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Pew: U.S. Favorability Hits New Low in Egypt

Cairo speech not working out as planned.

3:58 PM, Jun 17, 2010 • By JOHN MCCORMACK
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Pew's new survey of global attitudes reports that the U.S. still isn't popular in Muslim countries: "In Egypt, America’s favorability rating dropped from 27% to 17% – the lowest percentage observed in any of the Pew Global Attitudes surveys conducted in that country since 2006."

But, but, but... Obama gave a speech in Cairo last year--and this is the thanks he gets?

You may recall that some of Obama's greatest admirers declared that the speech--oh, but it was "more than a speech"--merited his Nobel Peace Prize.

Andrew Sullivan:

I think the Cairo speech and the Wright speech alone merited this both bridging ancient rifts even while they remain, of course, deep and intractable. He has already done more to heal the open wound between the West and Islam than anyone else on the planet.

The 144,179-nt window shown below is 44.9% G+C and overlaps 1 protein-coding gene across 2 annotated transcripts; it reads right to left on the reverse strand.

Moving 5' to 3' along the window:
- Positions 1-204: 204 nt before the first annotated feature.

Bernard-Henri Lévy:

It's a speech, but more than a speech since it puts an end to eight years of Bushite stupidities and sounds the death knell on the discourse of the clash of civilizations, which was until now the American response to the war launched by bin Laden. When the president of the United States reaches out to moderate Muslims and tells them that America is their ally not their enemy, it's more than just words. It's an event, a historical event that clearly goes in the direction of peace.

I don't begrudge a president for trying to reach out to Muslim moderates in a speech. The problem with Obama and his fans is that they actually believe his words have the power to fundamentally transform our relationship with the Muslim world.

I'd like to think everyone could admit now that Obama's speech was just a bit "naive," but I'm guessing Obama's fans will say that this Pew poll is just evidence that the president needs to pound harder on Israel and cede Afghanistan to the Taliban.

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